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Trump Seeks Immunity for 2020 Election Subversion


Former President Donald Trump has long contended that sitting presidents enjoy sweeping immunity from criminal prosecution, a belief now being tested as he faces multiple investigations post-presidency.

In defending against potential charges related to the 2020 election, Trump’s legal team is now pushing the boundaries of presidential immunity further than ever before. They are arguing that even acts like selling state secrets or ordering assassinations would not justify prosecution of a sitting president.

According to Trump’s lawyers, only impeachment and removal can precede prosecution, with immunity extending to any acts taken as president. They claim an unchecked threat of prosecution by political enemies is far worse than hypothetical crimes a president could commit while in office.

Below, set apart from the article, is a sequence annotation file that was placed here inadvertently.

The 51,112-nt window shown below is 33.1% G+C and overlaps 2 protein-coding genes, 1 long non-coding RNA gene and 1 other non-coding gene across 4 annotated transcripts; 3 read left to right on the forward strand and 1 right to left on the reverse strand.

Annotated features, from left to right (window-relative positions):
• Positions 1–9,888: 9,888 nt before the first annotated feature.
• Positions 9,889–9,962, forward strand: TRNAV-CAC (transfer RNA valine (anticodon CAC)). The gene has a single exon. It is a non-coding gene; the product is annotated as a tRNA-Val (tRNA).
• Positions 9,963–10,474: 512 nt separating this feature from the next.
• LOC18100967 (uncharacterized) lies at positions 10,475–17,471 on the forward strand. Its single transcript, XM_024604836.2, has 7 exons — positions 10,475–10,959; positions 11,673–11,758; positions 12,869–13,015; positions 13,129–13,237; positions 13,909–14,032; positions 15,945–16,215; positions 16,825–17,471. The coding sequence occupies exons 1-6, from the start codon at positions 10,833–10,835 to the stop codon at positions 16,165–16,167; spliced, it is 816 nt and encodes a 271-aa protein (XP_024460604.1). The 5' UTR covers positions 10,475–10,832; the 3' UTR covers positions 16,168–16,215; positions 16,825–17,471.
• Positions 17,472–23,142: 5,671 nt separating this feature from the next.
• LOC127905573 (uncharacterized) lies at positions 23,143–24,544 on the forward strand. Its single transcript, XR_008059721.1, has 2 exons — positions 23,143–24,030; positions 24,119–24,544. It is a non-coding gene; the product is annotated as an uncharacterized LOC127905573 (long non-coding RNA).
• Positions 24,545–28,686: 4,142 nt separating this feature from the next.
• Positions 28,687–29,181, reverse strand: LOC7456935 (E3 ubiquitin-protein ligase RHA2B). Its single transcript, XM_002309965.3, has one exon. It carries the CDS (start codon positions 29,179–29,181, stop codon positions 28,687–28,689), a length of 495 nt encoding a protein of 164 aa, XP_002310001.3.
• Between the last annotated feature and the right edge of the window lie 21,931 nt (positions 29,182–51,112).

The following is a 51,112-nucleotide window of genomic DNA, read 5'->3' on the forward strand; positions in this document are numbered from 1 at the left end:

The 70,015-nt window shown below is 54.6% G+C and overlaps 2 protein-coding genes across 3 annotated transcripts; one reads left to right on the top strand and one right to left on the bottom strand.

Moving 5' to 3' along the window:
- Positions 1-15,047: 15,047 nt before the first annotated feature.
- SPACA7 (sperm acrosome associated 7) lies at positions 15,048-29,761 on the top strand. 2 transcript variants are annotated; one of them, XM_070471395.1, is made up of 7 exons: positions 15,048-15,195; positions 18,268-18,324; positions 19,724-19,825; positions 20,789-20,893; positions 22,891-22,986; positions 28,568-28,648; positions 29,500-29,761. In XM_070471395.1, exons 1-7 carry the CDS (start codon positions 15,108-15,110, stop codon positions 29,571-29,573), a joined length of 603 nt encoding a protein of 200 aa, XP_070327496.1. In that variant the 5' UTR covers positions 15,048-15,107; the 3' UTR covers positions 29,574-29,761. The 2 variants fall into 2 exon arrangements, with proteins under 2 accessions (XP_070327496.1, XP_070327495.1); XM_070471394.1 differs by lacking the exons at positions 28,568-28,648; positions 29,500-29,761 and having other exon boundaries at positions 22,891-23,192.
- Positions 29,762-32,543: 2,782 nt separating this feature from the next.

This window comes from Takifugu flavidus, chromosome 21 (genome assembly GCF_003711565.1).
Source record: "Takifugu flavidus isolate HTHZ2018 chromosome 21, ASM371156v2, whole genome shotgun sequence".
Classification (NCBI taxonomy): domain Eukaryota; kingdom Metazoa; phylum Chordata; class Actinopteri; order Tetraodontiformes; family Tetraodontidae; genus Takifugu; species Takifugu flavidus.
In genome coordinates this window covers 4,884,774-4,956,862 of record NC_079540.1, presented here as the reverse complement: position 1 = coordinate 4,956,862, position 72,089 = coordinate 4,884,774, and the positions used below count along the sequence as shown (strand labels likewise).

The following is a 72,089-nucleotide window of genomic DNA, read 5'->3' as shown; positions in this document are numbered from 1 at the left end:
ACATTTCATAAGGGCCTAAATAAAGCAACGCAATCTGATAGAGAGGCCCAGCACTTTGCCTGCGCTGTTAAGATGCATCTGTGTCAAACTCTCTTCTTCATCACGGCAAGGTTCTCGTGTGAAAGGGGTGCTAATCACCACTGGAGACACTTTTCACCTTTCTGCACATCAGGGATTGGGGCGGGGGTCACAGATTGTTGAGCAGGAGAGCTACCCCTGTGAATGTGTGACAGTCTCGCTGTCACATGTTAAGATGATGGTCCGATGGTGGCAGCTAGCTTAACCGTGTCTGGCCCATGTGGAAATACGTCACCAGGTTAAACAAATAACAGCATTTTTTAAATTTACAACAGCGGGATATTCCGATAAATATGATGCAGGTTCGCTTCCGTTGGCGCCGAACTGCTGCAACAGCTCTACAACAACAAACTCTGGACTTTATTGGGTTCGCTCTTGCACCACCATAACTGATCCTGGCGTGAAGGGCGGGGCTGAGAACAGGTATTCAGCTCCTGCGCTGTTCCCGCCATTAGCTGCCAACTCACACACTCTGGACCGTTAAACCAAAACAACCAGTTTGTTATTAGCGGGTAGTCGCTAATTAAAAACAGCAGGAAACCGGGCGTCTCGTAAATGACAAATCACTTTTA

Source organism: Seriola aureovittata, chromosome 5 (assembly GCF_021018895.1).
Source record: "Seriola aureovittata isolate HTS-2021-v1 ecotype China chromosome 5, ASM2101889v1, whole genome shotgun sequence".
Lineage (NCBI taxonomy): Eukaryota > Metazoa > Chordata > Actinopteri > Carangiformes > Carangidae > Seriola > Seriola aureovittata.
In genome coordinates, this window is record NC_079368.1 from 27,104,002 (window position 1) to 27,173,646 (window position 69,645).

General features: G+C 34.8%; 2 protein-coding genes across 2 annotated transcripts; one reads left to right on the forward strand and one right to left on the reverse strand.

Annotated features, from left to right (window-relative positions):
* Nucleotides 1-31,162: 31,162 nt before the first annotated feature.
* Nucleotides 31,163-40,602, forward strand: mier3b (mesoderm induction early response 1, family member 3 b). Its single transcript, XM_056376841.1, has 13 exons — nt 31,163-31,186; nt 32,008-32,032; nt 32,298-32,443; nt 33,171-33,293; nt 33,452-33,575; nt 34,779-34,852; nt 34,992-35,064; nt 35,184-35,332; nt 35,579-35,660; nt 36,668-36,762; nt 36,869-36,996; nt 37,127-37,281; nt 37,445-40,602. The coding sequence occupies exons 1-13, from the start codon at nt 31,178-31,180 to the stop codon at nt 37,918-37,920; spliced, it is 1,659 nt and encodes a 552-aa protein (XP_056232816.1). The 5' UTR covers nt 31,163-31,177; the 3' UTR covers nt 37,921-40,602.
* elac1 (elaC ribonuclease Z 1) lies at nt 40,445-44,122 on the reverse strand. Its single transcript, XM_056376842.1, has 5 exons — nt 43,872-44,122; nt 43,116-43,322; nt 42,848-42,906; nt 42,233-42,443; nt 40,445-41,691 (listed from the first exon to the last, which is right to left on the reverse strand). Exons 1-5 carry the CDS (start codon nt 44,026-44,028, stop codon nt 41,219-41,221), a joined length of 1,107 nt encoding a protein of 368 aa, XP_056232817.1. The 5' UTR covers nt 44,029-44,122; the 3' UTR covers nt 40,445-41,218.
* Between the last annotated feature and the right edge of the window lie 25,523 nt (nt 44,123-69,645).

This view rests on an expansive interpretation of presidential immunity, as revealed by a provocative hypothetical from the presiding judge.

As Trump faces criminal prosecution over his 2020 electoral machinations like no former president before, the rulings in his mounting legal battles will significantly shape public opinion heading into the 2024 campaign.

Former President Donald Trump has contended for years that he enjoys absolute immunity from criminal prosecution while in office. This belief has been put to the test since leaving the White House, as Trump now faces multiple criminal investigations and potential prosecution.